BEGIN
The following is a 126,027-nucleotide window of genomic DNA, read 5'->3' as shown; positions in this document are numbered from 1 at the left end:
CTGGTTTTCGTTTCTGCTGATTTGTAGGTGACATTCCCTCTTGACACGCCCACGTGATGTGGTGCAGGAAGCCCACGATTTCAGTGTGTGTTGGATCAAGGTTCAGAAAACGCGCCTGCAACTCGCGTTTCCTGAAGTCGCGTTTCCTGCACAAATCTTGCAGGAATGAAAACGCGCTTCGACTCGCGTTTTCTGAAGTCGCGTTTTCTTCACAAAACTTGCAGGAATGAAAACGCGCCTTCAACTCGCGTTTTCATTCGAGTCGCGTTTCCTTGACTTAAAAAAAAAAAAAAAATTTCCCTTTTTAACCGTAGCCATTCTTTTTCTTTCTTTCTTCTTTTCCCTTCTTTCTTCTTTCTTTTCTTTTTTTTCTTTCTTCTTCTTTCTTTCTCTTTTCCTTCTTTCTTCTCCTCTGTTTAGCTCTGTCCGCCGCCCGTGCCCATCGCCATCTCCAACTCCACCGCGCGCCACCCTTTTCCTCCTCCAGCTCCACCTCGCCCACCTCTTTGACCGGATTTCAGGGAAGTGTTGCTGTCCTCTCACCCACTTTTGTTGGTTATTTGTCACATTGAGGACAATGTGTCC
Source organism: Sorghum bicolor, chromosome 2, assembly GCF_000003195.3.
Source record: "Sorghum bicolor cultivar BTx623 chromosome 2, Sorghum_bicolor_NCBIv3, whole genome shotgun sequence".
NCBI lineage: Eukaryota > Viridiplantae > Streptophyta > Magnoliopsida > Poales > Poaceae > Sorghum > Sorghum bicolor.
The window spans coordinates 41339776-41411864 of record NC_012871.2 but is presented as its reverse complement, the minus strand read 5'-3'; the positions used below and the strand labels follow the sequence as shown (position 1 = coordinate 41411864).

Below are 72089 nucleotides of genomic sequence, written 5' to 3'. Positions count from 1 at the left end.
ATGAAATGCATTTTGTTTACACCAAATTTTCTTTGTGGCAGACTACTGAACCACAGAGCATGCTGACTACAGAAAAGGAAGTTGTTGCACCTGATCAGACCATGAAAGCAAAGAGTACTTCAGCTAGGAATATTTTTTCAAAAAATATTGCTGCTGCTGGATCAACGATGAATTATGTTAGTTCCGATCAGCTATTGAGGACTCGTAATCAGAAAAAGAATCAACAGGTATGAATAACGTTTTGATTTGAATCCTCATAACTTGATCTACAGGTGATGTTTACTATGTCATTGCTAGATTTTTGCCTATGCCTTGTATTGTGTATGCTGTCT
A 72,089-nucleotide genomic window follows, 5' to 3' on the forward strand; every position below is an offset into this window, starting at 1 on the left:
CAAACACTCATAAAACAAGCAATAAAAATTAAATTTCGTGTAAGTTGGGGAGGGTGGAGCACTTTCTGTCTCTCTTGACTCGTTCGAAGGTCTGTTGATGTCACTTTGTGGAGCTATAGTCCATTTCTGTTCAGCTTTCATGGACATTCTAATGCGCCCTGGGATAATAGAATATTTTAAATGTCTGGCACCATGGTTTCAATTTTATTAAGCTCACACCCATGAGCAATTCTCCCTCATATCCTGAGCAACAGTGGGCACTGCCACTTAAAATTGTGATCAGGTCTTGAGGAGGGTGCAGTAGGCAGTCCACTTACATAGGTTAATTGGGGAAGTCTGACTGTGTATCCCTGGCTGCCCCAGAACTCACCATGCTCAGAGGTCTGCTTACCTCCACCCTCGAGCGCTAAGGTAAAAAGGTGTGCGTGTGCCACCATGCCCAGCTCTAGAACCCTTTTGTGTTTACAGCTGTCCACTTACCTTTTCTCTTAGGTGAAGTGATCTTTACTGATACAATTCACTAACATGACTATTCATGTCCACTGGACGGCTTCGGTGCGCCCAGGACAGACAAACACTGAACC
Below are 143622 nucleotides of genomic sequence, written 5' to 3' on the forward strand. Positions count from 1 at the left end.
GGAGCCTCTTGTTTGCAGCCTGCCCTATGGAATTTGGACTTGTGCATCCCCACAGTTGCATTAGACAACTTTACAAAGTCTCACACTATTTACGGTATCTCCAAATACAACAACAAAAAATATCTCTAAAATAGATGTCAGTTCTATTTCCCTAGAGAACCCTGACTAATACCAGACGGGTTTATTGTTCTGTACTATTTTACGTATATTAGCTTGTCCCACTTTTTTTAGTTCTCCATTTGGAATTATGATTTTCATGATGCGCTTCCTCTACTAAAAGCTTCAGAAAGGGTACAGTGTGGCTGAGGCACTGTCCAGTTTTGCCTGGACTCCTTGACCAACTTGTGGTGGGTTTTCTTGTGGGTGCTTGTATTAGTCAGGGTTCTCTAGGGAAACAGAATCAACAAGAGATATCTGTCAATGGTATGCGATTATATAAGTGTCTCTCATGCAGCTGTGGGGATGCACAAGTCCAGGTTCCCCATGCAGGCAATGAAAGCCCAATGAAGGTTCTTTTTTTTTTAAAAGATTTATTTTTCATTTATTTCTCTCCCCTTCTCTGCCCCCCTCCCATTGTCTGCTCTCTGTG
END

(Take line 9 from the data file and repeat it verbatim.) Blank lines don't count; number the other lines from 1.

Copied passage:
A 72,089-nucleotide genomic window follows, 5' to 3' on the forward strand; every position below is an offset into this window, starting at 1 on the left: